Restricted calorie intake slows down aging

Fasting during the morning and (some part of) the afternoon, eating at night
Adam
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Calorie Restrictive Diet and aging

Post by Adam »

http://www.eurekalert.org/pub_releases/ ... 050806.php

Quote from the Article

"UF scientists found that feeding rats just 8 percent fewer calories a day and moderately increasing the animals' activity extended their average lifespan and significantly overturned the negative effects of cellular aging on liver function and overall health.

An 8 percent reduction is the equivalent of a few hundred calories in an average human diet and moderate exercise is equivalent to taking a short walk."
johndela1
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Re: In The News - Calorie Restrictive Diet w/ Exercise

Post by johndela1 »

There are other studies that go further by saying if you cut yoru calories by a percent you will live tha much longer or I should say age that much slower. My old boss ate about %50 of what he theortically needed. He believed he was aging half as fast. He looked like a skeleton. Roy Walford did a lot of work with this.

They call it CRON or some call it CRAN(Calory reduction optimum/adaquate nitrition) I think.

see this:
http://www.google.com/search?hl=en&lr=& ... tnG=Search
nick
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Post by nick »

I believe with the Wai diet, you aren't overeating anymore, just the right amount your body needs plus or minus some. So compared to a normal diet where you overeat, that is where the concept of a calorie restriction diet comes into play. I don't think you would want to restrict calories on this diet as you would start losing wieght and other problems.

Think about it, compared to the Wai diet I remember eating more while on a normal cooked diet. With this diet, you eat just what you need.
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Post by johndela1 »

I dont' think that is the case according to the CRON researchers. You actually must be running less than what you need. There are manyreasons why, but it isn't about eating a normal diet that is over eating then cutting back so it is just what you need. It is actually eating less than you need.

There is a book by that explains it. I happen to have been exposed to this extensivly because I used to work with a guy that was friends with one of the main pioneers in this and is still activly envoved in the CRON community. He regularly has CRON meetings at his house with Laura Walferd who is the daugter of Roy.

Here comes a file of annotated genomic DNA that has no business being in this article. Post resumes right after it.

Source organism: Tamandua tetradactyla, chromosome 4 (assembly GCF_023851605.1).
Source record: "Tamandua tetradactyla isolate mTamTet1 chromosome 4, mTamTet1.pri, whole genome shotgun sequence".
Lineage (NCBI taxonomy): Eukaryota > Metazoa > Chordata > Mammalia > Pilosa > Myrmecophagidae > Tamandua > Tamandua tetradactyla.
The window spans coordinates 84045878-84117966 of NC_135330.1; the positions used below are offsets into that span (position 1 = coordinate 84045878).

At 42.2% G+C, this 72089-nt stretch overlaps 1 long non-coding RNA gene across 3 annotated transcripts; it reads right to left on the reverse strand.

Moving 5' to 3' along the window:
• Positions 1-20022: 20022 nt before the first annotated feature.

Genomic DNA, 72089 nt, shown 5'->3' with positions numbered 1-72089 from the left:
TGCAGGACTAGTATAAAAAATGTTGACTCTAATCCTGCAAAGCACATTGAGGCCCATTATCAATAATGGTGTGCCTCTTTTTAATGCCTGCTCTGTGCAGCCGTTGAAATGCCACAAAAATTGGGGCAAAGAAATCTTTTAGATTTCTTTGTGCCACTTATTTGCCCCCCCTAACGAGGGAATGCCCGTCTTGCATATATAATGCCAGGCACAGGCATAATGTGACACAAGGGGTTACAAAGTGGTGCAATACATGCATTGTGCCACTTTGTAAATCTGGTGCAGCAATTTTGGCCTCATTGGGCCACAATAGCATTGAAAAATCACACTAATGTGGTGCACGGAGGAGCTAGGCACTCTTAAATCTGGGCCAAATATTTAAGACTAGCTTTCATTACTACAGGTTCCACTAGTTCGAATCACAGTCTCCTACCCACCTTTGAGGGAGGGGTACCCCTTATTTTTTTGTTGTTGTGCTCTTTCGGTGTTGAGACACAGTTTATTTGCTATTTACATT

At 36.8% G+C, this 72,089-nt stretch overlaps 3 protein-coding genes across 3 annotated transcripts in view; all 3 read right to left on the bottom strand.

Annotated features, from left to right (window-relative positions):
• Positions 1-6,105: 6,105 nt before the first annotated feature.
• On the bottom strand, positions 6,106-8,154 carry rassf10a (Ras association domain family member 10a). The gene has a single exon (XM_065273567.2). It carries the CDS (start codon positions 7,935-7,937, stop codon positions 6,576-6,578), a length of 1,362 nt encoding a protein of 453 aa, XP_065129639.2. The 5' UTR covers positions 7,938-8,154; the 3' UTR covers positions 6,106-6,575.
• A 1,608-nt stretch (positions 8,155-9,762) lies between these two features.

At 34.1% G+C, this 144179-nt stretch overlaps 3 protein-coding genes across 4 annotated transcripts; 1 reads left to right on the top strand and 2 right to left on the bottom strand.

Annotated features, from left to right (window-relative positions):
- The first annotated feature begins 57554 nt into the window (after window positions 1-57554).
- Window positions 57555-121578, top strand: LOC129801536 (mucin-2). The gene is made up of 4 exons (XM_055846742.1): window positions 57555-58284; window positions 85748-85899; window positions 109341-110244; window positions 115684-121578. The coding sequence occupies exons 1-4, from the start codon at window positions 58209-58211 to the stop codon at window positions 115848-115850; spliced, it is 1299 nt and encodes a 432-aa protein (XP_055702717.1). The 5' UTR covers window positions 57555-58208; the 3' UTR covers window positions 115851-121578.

There is one theory (about less radicals), that can be further read about here: http://en.wikipedia.org/wiki/Calorie_re ... _glycation
there are some other theories of why it works here: http://www.answers.com/topic/calorie-restriction
johndela1
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Post by johndela1 »

This calorie restriction also works on the following:
yeast, rotifers, water fleas, nematodes, fruit flies, spiders, fish, hamsters, rats, mice, and dogs

I think some of these tests involved the proper diet. I guess I'm trying to say that this goes beyond a healthy diet and is specific to calorie reduction.
I dont' know if this is pushing it to say, but many people say that this is the only scientificly proven way to slow aging.
There have been no complete tests on humans, but they have proven without a doubt that they can cause animals to live to much longer on a calorie reduced diet.
Do you disagree with this? Keep in mind I'm not disagree about how it is done but if it is possible to extend a life of an animal lets say a rat for argument's sake.
As to the why, anything anyone says here would only a theory at best. There are many competing theories.
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Post by rischott »

I agree. In ancient Taoist texts for example, monks talked about eating only 1 nut a day and drinking only a few drops of water. The believed this intertwinded with meditation would result in immortality, or at least a long healthy life.
Are they really far off from something. Would say a 1000 calorie diet be harmful if all the right nutrients were involved? Wouldn't this slow our cellular activity down, in turn increases the life span?
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Post by johndela1 »

after doing some research, I have come to see some issues with saying cron will slow aging in humans

I do believe that it is a scientific (reproducale and oberservabe) fact that reducing caloires will make some forms of life live longer but I've also seen that it doesn't work on *all* life. for example it doesn't work on flies